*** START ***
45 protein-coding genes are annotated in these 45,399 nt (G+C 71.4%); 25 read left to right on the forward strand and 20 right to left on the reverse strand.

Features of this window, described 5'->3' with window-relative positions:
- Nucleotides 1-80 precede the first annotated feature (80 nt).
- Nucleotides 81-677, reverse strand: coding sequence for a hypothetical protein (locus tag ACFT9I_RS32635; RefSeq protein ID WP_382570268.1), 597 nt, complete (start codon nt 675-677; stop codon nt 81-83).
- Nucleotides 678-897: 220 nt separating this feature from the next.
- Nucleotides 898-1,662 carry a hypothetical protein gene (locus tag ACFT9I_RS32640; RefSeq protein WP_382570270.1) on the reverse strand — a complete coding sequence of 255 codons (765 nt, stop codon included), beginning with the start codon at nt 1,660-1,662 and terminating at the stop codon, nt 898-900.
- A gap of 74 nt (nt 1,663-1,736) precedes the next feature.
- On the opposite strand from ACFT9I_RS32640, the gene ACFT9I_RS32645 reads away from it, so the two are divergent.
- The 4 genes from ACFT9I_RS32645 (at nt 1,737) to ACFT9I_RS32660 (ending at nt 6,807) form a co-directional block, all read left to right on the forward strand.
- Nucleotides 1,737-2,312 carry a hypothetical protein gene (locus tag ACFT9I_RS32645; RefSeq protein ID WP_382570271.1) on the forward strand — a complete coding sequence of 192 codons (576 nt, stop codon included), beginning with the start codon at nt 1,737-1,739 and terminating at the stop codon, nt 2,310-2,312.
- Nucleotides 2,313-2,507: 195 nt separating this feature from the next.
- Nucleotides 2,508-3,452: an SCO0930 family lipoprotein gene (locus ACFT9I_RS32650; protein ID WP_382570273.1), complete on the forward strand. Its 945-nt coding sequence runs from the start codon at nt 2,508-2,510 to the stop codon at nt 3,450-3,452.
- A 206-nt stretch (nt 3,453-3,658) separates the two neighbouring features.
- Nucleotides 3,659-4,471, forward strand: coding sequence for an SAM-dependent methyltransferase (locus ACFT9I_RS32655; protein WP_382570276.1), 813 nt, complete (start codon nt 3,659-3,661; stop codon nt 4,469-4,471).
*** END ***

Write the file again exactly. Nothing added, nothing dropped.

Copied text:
45 protein-coding genes are annotated in these 45,399 nt (G+C 71.4%); 25 read left to right on the forward strand and 20 right to left on the reverse strand.

Features of this window, described 5'->3' with window-relative positions:
- Nucleotides 1-80 precede the first annotated feature (80 nt).
- Nucleotides 81-677, reverse strand: coding sequence for a hypothetical protein (locus tag ACFT9I_RS32635; RefSeq protein ID WP_382570268.1), 597 nt, complete (start codon nt 675-677; stop codon nt 81-83).
- Nucleotides 678-897: 220 nt separating this feature from the next.
- Nucleotides 898-1,662 carry a hypothetical protein gene (locus tag ACFT9I_RS32640; RefSeq protein WP_382570270.1) on the reverse strand — a complete coding sequence of 255 codons (765 nt, stop codon included), beginning with the start codon at nt 1,660-1,662 and terminating at the stop codon, nt 898-900.
- A gap of 74 nt (nt 1,663-1,736) precedes the next feature.
- On the opposite strand from ACFT9I_RS32640, the gene ACFT9I_RS32645 reads away from it, so the two are divergent.
- The 4 genes from ACFT9I_RS32645 (at nt 1,737) to ACFT9I_RS32660 (ending at nt 6,807) form a co-directional block, all read left to right on the forward strand.
- Nucleotides 1,737-2,312 carry a hypothetical protein gene (locus tag ACFT9I_RS32645; RefSeq protein ID WP_382570271.1) on the forward strand — a complete coding sequence of 192 codons (576 nt, stop codon included), beginning with the start codon at nt 1,737-1,739 and terminating at the stop codon, nt 2,310-2,312.
- Nucleotides 2,313-2,507: 195 nt separating this feature from the next.
- Nucleotides 2,508-3,452: an SCO0930 family lipoprotein gene (locus ACFT9I_RS32650; protein ID WP_382570273.1), complete on the forward strand. Its 945-nt coding sequence runs from the start codon at nt 2,508-2,510 to the stop codon at nt 3,450-3,452.
- A 206-nt stretch (nt 3,453-3,658) separates the two neighbouring features.
- Nucleotides 3,659-4,471, forward strand: coding sequence for an SAM-dependent methyltransferase (locus ACFT9I_RS32655; protein WP_382570276.1), 813 nt, complete (start codon nt 3,659-3,661; stop codon nt 4,469-4,471).